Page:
Drug information of ozanimod


Ozanimod is indicated for the treatment of relapsing forms of multiple sclerosis (MS), to include clinically isolated syndrome, relapsing-remitting disease, and active secondary progressive disease, in adults

:Dosage Forms and Strengths

Mechanism of effect

Sphingosine‐1‐phosphate (S1P) is an important phospholipid that binds to various G‐protein‐coupled receptor subtypes, which can be identified as S1P1–5R. S1P and the receptors it binds to perform regular functions in the immune, cardiovascular, pulmonary, and nervous system. S1P can be expressed ubiquitously, playing an important role in regulating inflammation. S1P1R, S1P2R, and S1P3R receptors can be found in the cardiovascular, immune, and central nervous systems. S1P4R is found on lymphocytic and hematopoietic cells, while S1P5R expression is found only on the spleen (on natural killer cells) or in the central nervous system

Ozanimod is a selective modulator of S1P receptors and binds to S1P1R and S1P5R subtypes. The mechanism of action of ozanimod is not fully understood, but this drug likely reduces the migration of lymphocytes that usually aggravate the inflammation associated with MS


Ozanimod reduces circulating lymphocytes that cause the neuroinflammation associated with MS, reducing debilitating symptoms and, possibly, disease progression. During clinical trials, ozanimod reduced MS-associated brain volume loss in several regions. Ozanimod causes the sequestration of peripheral lymphocytes, reducing circulating lymphocytes in the gastrointestinal tract
After discontinuing Ozanimod 0.92 mg, the median time for peripheral blood lymphocytes to return to the normal range was 30 days, with approximately 90% of patients in the normal range within 3 months

Ozanimod may cause a transient decrease in heart rate on initiation of dosing. An up-titration schedule of Ozanimod 0.23 mg followed by doses of 0.46 mg, and 0.92 mg attenuates the magnitude of heart rate reductions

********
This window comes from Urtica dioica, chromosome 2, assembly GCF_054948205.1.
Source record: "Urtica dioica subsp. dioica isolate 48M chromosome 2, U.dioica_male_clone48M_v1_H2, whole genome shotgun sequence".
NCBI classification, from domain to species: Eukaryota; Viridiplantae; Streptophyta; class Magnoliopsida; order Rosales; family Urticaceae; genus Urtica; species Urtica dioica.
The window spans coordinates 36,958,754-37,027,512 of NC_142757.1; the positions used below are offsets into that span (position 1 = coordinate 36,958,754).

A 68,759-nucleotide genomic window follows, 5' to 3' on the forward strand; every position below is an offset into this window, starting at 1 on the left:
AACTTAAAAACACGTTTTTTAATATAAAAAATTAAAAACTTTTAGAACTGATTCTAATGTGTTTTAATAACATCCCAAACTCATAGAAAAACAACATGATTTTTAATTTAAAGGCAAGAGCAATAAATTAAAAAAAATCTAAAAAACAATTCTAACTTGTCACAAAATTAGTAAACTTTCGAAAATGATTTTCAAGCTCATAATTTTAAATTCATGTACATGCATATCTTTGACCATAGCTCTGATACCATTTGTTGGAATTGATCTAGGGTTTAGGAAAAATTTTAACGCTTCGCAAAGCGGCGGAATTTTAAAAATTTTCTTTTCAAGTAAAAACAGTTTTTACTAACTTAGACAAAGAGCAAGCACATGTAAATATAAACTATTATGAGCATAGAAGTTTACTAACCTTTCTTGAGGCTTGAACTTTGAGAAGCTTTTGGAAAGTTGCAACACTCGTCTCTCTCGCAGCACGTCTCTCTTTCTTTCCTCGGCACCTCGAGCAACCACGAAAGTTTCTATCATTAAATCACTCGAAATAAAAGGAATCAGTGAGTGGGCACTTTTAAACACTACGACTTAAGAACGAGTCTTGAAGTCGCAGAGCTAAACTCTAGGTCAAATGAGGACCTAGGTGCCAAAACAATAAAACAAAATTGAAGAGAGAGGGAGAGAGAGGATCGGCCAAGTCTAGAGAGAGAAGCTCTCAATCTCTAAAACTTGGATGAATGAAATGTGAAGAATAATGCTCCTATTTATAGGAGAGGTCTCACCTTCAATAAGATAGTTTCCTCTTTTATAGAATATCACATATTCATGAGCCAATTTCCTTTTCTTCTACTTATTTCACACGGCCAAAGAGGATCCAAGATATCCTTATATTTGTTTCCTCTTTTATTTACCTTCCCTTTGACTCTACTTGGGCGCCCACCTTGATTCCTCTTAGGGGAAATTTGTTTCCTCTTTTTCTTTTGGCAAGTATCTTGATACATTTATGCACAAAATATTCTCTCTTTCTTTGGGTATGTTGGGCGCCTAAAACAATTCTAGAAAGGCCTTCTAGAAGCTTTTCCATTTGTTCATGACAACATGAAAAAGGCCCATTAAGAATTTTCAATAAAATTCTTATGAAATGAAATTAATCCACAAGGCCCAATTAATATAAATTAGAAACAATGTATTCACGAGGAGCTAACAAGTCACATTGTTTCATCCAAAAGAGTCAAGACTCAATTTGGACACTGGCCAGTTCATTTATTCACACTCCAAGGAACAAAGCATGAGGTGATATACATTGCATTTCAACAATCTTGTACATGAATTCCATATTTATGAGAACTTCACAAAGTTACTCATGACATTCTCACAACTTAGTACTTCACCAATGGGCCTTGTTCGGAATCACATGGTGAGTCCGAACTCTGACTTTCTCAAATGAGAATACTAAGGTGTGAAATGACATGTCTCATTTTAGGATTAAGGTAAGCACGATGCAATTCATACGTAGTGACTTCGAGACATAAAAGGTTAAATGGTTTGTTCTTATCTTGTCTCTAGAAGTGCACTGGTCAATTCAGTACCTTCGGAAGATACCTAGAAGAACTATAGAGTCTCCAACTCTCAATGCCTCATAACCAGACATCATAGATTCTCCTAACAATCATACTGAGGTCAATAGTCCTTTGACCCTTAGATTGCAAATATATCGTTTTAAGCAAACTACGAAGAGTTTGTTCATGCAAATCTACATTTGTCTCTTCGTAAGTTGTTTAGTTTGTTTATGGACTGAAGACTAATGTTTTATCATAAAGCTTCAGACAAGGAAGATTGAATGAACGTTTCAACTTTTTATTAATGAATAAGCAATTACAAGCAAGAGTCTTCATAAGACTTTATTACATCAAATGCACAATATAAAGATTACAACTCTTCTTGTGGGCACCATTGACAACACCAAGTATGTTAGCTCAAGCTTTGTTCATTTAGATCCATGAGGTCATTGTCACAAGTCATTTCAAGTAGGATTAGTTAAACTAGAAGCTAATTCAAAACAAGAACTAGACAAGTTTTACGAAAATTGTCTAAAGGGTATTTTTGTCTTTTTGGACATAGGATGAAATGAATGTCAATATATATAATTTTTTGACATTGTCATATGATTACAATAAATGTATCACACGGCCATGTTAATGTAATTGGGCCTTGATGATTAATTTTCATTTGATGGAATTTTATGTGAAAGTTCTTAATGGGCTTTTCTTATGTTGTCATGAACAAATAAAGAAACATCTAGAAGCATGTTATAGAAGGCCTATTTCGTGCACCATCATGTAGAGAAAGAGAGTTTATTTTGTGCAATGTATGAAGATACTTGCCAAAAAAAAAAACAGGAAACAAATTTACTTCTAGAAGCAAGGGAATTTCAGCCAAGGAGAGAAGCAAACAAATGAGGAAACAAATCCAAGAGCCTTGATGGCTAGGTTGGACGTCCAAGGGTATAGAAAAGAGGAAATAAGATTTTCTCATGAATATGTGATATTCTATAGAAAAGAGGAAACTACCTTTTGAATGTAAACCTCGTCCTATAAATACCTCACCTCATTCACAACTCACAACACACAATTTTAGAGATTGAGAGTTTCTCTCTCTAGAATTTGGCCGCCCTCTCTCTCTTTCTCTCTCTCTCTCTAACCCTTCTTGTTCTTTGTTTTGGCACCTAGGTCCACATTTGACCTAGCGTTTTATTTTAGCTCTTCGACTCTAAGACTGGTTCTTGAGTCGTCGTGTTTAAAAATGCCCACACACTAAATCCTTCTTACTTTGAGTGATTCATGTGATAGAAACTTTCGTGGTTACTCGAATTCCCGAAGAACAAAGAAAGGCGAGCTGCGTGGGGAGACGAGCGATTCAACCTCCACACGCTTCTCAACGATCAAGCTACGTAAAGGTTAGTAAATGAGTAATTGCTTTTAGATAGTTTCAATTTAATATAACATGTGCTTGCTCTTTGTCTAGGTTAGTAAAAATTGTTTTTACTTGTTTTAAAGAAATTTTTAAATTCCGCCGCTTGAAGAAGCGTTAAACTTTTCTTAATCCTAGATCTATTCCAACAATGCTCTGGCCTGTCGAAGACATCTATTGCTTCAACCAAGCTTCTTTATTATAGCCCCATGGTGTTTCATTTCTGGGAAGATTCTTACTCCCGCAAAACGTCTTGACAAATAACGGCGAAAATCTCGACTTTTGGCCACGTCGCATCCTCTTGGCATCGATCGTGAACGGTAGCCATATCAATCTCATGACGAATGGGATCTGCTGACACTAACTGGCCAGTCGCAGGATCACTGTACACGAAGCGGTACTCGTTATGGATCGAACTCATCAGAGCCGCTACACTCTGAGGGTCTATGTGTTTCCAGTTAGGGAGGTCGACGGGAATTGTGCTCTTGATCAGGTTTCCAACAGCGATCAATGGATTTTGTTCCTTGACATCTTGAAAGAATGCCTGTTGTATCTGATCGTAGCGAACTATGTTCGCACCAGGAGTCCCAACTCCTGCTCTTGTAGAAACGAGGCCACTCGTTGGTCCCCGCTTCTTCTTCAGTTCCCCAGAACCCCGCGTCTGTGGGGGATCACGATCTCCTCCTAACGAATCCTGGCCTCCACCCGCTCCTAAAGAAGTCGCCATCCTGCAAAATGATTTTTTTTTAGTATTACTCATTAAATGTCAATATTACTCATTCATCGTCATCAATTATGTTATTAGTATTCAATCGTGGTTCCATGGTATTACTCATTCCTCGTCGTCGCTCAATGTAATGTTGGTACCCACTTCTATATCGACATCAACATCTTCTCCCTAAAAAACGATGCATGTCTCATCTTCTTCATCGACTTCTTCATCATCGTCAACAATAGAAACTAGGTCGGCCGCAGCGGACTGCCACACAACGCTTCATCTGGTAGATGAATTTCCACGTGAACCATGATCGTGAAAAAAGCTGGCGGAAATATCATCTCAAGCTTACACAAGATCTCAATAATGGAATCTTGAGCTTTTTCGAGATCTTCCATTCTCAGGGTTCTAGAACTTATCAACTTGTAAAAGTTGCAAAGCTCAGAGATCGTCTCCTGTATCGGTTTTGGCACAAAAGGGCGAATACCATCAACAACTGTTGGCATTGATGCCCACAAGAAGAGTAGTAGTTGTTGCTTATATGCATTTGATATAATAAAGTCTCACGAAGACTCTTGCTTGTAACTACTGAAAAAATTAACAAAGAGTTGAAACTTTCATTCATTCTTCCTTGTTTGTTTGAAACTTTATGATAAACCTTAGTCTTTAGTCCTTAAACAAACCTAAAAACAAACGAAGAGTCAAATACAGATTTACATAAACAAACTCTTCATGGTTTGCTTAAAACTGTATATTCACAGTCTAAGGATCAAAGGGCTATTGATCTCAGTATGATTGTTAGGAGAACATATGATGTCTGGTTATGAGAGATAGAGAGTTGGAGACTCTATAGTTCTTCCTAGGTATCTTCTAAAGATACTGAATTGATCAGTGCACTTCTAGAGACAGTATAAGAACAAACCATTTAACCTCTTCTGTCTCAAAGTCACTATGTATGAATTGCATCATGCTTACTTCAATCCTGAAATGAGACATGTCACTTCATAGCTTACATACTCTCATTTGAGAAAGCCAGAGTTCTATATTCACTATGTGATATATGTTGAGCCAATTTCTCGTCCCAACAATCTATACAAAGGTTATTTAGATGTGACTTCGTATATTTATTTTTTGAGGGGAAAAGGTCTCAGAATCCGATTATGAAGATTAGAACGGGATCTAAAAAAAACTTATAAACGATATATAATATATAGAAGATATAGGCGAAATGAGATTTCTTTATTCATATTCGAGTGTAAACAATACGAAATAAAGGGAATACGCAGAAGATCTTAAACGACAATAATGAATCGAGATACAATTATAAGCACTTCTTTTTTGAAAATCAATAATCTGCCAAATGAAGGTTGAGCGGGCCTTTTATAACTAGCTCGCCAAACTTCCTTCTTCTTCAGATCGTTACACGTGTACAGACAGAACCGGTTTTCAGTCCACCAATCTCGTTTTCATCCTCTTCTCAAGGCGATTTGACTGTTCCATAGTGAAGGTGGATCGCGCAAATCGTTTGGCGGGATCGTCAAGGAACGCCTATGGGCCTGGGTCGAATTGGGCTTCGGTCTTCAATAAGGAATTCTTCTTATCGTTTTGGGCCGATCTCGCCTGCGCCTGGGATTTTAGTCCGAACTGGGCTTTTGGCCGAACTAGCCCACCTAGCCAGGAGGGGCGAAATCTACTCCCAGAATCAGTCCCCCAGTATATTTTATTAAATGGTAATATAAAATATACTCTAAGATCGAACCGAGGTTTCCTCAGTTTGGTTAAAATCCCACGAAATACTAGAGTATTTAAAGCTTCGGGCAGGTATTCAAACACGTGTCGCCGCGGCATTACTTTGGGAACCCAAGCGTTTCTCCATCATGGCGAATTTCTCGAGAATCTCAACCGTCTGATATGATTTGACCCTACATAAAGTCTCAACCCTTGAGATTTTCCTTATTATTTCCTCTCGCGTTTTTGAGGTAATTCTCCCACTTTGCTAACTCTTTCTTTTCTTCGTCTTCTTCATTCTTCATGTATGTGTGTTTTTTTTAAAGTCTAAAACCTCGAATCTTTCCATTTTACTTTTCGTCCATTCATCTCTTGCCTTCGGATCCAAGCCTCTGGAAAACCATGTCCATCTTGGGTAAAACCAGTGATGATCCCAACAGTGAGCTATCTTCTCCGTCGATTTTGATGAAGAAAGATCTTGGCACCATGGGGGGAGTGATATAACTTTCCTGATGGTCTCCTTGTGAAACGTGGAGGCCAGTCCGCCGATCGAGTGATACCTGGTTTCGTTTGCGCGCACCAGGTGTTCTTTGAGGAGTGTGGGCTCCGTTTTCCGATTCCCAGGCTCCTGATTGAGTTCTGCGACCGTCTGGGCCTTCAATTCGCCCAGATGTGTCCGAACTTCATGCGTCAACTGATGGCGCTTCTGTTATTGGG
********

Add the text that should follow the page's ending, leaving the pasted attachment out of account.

Peak plasma time: 6-8 hr

Vd: 5590 L
98.2% :Protein Bound

Metabolized by multiple enzymes to form circulating major active metabolites (eg, CC112273, CC1084037) and several minor active metabolites (eg, RP101988, RP101075, RP101509) with similar activity and selectivity for S1P1 and S1P5

(Clearance (ozanimod): 192 L/hr (37%

Ozanimod: ~21 hr »15%
CC112273 and its direct interconverting metabolite CC1084037: ~11 days 104%«

Primarily composed of inactive metabolites
Urine: ~26%
Feces: ~37%


:Initial Dose Titration And Maintenance
Days 1-4: 0.23 mg PO qDay
Days 5-7: 0.46 mg PO qDay
Day 8 and thereafter: 0.92 mg PO qDay

:Reinitiation After Treatment Interruption
First 2 weeks of treatment: Reinitiate treatment using the titration regimen if a dose is missed
After first 2 weeks of treatment: Continue with treatment as planned if a dose is missed

:Dosage Modifications
Renal impairment: No dosage adjustment required
Hepatic impairment: Not recommended; effect of hepatic impairment on the pharmacokinetics of the ozanimod major active metabolites is unknown


MI, unstable angina, stroke, TIA, decompensated heart failure (HF) requiring hospitalization, or Class III or IV HF within the last 6 months
Mobitz type II second- or third-degree atrioventricular (AV) block, sick sinus syndrome, or sinoatrial block, unless the patient has a functioning pacemaker